31 May 2002
GAVI and the Vaccine Fund provide a major boost to child vaccination in China
To Vaccinate All Its Children Against Hepatitis B
31 May 2002 As part of its commitment to protect
the lives of millions of children around the world, the Global Alliance for Vaccines
and Immunization (GAVI) and The Vaccine Fund will sign an agreement on 1 June
with the Chinese Government to vaccinate children in China against hepatitis B,
with a special focus on the 12 poorest provinces.
agreement involves funding of US $75 million, of which the Government of China
provides 50 per cent and GAVI and the Vaccine Fund provide the other 50 per cent.
Over the next five years, the Vaccine Fund resources will be used to assure that
infants born in China are immunized against hepatitis B.
official signing ceremony, to be held in The Great Hall of the People on Children's
Day, illustrates the Chinese Government's commitment to promoting the health and
development of its children. The Chinese Minister of Health, Dr. Zhang Wenkang,
will sign for China while Ms Carol Bellamy, GAVI Chair and UNICEF Executive Director,
will sign for the Global Alliance for Vaccines and Immunization (GAVI).
Jim Jones, Executive Vice President of The Vaccine Fund, will sign on behalf of
The Vaccine Fund.
Childhood is a critical
time in life. It is a time when we have an opportunity to protect a childs
future. Vaccines are one of the most cost-effective and powerful tools to guarantee
a childs future health, said Ms. Bellamy. I applaud the Chinese
Government in this effort.
has a very good immunization programme, many poor children living in remote areas
do not have access to hepatitis B vaccination. Through this partnership the Chinese
Government will integrate hepatitis B vaccination into its routine childhood immunization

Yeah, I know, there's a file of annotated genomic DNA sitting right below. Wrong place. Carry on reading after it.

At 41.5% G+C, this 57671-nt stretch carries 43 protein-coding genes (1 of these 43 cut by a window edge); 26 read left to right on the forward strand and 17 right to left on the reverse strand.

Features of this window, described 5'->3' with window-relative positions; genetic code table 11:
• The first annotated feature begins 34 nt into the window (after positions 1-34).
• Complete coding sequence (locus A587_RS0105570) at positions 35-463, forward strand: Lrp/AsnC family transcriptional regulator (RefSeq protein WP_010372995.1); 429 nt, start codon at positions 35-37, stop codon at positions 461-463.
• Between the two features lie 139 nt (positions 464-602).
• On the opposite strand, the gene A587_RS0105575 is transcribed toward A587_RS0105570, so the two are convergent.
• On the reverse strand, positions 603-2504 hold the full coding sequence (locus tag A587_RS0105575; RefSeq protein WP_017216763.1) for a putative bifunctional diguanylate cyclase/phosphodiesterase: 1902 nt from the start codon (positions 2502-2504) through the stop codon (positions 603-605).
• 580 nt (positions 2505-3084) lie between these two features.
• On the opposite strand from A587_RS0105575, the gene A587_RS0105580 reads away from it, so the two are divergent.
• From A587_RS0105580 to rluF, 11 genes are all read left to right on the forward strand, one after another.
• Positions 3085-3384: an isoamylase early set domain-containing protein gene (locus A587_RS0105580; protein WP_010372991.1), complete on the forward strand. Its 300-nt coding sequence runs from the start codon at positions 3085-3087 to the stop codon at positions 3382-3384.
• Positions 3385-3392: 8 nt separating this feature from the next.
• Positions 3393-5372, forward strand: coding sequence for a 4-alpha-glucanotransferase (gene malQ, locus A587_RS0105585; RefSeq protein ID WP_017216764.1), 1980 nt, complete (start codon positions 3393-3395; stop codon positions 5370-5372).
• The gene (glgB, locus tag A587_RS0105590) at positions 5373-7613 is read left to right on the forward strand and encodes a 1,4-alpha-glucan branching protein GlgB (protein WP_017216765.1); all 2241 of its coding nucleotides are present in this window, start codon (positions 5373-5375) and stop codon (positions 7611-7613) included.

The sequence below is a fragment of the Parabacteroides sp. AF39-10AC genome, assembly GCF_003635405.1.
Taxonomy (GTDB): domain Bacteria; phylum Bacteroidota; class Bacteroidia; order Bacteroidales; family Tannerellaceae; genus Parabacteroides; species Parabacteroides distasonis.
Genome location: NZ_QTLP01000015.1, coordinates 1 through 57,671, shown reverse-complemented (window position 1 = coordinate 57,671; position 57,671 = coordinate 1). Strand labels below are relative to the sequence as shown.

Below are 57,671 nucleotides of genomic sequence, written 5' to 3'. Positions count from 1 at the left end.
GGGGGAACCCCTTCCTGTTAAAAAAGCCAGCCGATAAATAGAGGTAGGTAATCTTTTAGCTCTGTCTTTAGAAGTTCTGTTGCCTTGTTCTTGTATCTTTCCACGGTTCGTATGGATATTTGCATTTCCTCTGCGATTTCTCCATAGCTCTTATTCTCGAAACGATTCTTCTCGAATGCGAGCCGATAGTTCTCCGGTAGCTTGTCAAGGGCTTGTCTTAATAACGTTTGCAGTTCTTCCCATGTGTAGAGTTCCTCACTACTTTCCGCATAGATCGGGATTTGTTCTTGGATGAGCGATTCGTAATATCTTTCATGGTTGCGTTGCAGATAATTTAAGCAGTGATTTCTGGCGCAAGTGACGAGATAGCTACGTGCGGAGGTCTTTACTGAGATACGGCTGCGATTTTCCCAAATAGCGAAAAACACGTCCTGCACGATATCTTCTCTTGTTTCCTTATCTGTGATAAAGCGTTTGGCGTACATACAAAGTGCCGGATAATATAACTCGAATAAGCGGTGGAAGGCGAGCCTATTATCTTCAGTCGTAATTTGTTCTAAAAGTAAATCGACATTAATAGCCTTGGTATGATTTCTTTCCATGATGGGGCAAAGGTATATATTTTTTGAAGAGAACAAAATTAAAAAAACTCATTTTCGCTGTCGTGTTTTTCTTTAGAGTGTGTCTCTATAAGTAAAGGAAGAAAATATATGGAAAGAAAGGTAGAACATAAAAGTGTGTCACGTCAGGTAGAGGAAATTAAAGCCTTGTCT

programmes throughout the country. The hepatitis B vaccine is highly effective.
anticipate a dramatic decrease in liver cancer over the next two decades,
said Dr. Mark Kane, GAVI Board member and Director of the Childrens Vaccine
Program at PATH. Dr. Kane worked closely with the Government of China and GAVI
partners on the new agreement and noted that this was a culmination of a
deliberate and thoughtful process. Now, for the first time, all children are going
to receive this lifesaving vaccine.
B is a global health problem causing the deaths of nearly one million people every
year. Nearly one-third of these deaths occur in China. Children are at high risk
of being infected, and many of those who are infected develop liver cancer in
adulthood. Hepatitis B-related liver cancer is the second leading cause of cancer
deaths in Chinese men.
The resources provided
under the agreement will be used to train health workers, provide logistics and
support quality communication, supervision and monitoring activities. The funds
will also be used to provide the vaccine and over 500 million auto-disable (AD)
syringes and safety boxes to ensure safe injection practices and foster the development
of a local AD syringe industry in China.
syringe includes a safety device that prevents its reuse. WHO, UNICEF, UNFPA and
the Federation of Red Cross and Red Crescent Societies have adopted a global policy
on injection safety, urging the use of auto-disable syringes for all immunization
by the end of 2003.
The Global Alliance for Vaccines
and Immunization (GAVI) is a coalition of organizations launched in 1999 in response
to stagnating global immunization rates and widening disparities in vaccine access
among industrialized and developing countries. The GAVI partners include: national
governments, the Gates Childrens Vaccine Program at PATH, the International
Federation of Pharmaceutical Manufacturers Associations (IFPMA), research and
public health institutions, the Bill & Melinda Gates Foundation, the Rockefeller
Foundation, UNICEF, the World Bank Group and the World Health Organization (WHO).